Lauren’s writing is brave and honest, and she calls out hypocrisy wherever she sees it and shines a light on the challenges...

EVERYTHING YOU EVER WANTED

A MEMOIR

Exploring how we see identity through the process of adoption.

Readers of Lauren’s Some Girls (2010) need no introduction to bring them up to speed for her second memoir. In her first book, she chronicled how, at age 18, she turned to stripping and prostitution when her efforts at acting weren’t moving forward. She learned of a unique audition, and that led to a “role” in the harem of a Brunei prince. The end of that book provided a tidy wrap-up of where she’d landed—married to the bass player from Weezer and the adoptive mother of a boy from Ethiopia—that suggested, perhaps inadvertently, smooth sailing from there forward. Not so, as we find in this second memoir, which rewinds the story a bit to pick up before her marriage and tell how their relationship started, their early time together, and their efforts to conceive a child. Lauren’s writing takes the shine off of the happily-ever-after of conceiving. She writes of feeling convinced, over and over, that each month was going to be “the one,” only to sink deeper into disappointment. She also found herself filled with questions about her own fitness to serve the roles through which she came to identify herself: a wife, a mother, a daughter. She recalls trying to cover her tattoos, stop swearing, and maintain an endlessly cheerful attitude, expecting herself to be judged during the adoption process, only to uncover her own prejudices. The author also recounts the challenges of adopting a child who has suffered significant trauma, the family shunning that came as a result of her previous memoir, and the enormous struggle to get help for their son.

Lauren’s writing is brave and honest, and she calls out hypocrisy wherever she sees it and shines a light on the challenges faced during the adoption process.

Pub Date: May 5, 2015

ISBN: 978-0-14-218163-8

Page Count: 272

Publisher: Plume

Review Posted Online: Feb. 24, 2015

Kirkus Reviews Issue: March 15, 2015

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If the authors are serious, this is a silly, distasteful book. If they are not, it’s a brilliant satire.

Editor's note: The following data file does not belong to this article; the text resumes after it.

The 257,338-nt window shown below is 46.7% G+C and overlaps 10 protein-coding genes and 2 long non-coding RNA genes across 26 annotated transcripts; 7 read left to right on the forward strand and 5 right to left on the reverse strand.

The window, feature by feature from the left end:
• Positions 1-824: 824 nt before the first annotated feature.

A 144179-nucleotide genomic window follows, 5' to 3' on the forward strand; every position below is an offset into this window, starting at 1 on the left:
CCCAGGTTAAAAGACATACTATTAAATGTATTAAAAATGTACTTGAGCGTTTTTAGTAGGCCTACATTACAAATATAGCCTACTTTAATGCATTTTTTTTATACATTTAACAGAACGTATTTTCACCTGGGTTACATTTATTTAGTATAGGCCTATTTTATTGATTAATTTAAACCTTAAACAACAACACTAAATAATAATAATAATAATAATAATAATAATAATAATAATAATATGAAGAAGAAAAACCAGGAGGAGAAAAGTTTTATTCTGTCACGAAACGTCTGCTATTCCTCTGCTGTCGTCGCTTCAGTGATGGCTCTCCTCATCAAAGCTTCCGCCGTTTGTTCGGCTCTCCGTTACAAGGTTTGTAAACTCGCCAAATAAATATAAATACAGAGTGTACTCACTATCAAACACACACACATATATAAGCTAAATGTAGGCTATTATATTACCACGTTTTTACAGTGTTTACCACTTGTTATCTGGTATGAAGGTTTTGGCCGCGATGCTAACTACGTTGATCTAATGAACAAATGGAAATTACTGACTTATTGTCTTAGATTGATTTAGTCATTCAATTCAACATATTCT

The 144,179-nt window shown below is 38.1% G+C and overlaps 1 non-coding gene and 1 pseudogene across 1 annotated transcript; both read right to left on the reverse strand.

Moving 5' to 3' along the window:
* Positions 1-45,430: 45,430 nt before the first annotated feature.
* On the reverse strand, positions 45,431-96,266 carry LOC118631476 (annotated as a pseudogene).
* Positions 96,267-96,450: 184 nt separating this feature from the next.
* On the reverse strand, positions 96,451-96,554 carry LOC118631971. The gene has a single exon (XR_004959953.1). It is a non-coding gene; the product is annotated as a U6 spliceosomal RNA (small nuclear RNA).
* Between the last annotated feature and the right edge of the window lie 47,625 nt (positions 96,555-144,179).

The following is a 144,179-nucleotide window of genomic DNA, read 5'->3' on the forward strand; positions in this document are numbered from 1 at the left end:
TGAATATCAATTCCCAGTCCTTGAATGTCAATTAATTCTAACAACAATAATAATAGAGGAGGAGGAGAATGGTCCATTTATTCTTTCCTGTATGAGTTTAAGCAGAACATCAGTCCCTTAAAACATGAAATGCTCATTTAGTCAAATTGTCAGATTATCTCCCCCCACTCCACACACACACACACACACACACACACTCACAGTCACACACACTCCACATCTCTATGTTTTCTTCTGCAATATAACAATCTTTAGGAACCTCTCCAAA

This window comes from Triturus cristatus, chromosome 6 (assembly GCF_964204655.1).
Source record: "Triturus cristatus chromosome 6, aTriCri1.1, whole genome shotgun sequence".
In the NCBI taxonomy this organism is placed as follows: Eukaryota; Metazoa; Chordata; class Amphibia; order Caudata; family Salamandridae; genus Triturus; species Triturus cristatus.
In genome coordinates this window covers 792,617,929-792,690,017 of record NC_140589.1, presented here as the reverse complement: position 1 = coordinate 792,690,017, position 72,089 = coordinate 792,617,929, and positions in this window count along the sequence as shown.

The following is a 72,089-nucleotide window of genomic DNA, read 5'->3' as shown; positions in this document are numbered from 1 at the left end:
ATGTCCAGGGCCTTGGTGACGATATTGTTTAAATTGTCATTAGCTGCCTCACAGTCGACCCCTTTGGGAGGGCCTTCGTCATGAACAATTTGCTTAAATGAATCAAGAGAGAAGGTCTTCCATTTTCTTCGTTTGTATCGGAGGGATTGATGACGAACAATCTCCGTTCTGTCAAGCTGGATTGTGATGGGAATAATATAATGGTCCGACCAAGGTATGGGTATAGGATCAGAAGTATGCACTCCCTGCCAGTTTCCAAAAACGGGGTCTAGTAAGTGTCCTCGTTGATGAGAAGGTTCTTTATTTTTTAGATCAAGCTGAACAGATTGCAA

THE 48 LAWS OF POWER

The authors have created a sort of anti-Book of Virtues in this encyclopedic compendium of the ways and means of power.

Everyone wants power and everyone is in a constant duplicitous game to gain more power at the expense of others, according to Greene, a screenwriter and former editor at Esquire (Elffers, a book packager, designed the volume, with its attractive marginalia). We live today as courtiers once did in royal courts: we must appear civil while attempting to crush all those around us. This power game can be played well or poorly, and in these 48 laws culled from the history and wisdom of the world’s greatest power players are the rules that must be followed to win. These laws boil down to being as ruthless, selfish, manipulative, and deceitful as possible. Each law, however, gets its own chapter: “Conceal Your Intentions,” “Always Say Less Than Necessary,” “Pose as a Friend, Work as a Spy,” and so on. Each chapter is conveniently broken down into sections on what happened to those who transgressed or observed the particular law, the key elements in this law, and ways to defensively reverse this law when it’s used against you. Quotations in the margins amplify the lesson being taught. While compelling in the way an auto accident might be, the book is simply nonsense. Rules often contradict each other. We are told, for instance, to “be conspicuous at all cost,” then told to “behave like others.” More seriously, Greene never really defines “power,” and he merely asserts, rather than offers evidence for, the Hobbesian world of all against all in which he insists we live. The world may be like this at times, but often it isn’t. To ask why this is so would be a far more useful project.

If the authors are serious, this is a silly, distasteful book. If they are not, it’s a brilliant satire.

Pub Date: Sept. 1, 1998

ISBN: 0-670-88146-5

Page Count: 430

Publisher: Viking

Review Posted Online: May 20, 2010

Kirkus Reviews Issue: July 15, 1998

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The author's youthfulness helps to assure the inevitable comparison with the Anne Frank diary although over and above the...

NIGHT

Elie Wiesel spent his early years in a small Transylvanian town as one of four children. 

He was the only one of the family to survive what Francois Maurois, in his introduction, calls the "human holocaust" of the persecution of the Jews, which began with the restrictions, the singularization of the yellow star, the enclosure within the ghetto, and went on to the mass deportations to the ovens of Auschwitz and Buchenwald. There are unforgettable and horrifying scenes here in this spare and sombre memoir of this experience of the hanging of a child, of his first farewell with his father who leaves him an inheritance of a knife and a spoon, and of his last goodbye at Buchenwald his father's corpse is already cold let alone the long months of survival under unconscionable conditions. 

The author's youthfulness helps to assure the inevitable comparison with the Anne Frank diary although over and above the sphere of suffering shared, and in this case extended to the death march itself, there is no spiritual or emotional legacy here to offset any reader reluctance.

Pub Date: Jan. 16, 2006

ISBN: 0374500010

Page Count: 120

Publisher: Hill & Wang

Review Posted Online: Oct. 7, 2011

Kirkus Reviews Issue: Jan. 15, 2006

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